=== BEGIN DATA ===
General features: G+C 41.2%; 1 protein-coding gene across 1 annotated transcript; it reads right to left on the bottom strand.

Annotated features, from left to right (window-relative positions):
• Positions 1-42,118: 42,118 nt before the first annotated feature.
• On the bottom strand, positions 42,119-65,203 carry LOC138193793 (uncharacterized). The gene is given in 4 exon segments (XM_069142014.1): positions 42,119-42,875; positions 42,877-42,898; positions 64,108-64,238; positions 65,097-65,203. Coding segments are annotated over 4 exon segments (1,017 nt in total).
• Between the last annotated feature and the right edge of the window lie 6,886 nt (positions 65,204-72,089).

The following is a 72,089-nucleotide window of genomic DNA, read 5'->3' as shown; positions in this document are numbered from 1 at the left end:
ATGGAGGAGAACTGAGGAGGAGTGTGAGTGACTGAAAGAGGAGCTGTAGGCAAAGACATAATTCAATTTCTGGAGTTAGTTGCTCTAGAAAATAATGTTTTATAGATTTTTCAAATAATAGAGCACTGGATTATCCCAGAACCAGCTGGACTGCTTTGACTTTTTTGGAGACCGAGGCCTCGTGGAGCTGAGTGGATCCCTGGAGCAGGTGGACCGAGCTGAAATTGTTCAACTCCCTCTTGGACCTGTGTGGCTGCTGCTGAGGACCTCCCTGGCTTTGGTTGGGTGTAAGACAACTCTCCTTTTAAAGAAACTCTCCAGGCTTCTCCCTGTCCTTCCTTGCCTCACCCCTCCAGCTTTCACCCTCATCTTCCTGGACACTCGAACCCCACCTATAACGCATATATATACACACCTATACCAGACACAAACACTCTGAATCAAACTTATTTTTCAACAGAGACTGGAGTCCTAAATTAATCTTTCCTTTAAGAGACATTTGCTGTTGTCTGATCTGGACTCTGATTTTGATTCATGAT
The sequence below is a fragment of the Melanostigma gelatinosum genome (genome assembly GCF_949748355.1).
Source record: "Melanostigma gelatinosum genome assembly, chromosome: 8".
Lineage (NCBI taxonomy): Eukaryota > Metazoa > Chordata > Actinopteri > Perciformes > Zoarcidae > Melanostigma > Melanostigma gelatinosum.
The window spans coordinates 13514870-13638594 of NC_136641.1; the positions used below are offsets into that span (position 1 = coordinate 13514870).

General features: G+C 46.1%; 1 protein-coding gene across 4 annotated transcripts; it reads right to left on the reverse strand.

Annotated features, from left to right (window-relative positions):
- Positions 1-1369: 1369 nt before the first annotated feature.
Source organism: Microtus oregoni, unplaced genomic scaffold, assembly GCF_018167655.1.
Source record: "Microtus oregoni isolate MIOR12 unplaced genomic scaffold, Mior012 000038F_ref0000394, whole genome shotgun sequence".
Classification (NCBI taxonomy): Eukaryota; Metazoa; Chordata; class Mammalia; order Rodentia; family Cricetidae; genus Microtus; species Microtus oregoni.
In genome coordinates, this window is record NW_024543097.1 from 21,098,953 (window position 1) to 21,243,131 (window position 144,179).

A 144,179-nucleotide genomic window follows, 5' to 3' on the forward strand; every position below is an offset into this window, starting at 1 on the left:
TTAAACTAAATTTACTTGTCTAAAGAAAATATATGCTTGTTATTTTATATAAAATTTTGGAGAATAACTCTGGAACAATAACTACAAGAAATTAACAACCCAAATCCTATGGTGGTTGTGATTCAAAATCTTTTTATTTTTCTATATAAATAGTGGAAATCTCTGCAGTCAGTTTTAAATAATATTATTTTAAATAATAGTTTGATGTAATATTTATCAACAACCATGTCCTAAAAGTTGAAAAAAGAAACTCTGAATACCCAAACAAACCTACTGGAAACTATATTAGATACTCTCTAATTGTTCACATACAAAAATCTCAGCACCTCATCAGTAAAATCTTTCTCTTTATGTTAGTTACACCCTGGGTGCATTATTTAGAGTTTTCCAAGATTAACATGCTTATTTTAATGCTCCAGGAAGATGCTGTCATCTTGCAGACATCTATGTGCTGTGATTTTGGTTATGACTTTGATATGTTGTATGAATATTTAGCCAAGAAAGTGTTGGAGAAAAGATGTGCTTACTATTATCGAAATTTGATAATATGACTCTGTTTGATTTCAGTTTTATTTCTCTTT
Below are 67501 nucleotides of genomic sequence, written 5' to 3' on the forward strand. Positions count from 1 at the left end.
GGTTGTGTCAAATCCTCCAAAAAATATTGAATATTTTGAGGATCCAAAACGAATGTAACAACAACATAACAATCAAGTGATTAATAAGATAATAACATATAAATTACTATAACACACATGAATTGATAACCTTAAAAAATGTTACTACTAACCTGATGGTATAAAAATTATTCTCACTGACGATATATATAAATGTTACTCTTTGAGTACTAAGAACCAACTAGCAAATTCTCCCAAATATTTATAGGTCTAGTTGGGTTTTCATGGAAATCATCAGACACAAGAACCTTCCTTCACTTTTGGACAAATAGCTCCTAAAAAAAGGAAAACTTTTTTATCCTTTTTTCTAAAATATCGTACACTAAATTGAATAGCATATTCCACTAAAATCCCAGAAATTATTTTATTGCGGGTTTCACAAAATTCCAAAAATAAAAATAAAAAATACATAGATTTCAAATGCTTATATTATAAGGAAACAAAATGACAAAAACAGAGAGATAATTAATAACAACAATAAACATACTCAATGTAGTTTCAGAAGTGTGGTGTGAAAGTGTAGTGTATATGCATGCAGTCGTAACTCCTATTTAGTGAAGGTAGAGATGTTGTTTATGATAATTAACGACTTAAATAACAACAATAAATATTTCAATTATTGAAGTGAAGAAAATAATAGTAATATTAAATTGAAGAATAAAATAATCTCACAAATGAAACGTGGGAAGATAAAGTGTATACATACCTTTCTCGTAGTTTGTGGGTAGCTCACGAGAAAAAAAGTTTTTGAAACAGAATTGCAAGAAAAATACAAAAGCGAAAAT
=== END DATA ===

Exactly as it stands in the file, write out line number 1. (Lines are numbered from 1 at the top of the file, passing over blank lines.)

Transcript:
General features: G+C 41.2%; 1 protein-coding gene across 1 annotated transcript; it reads right to left on the bottom strand.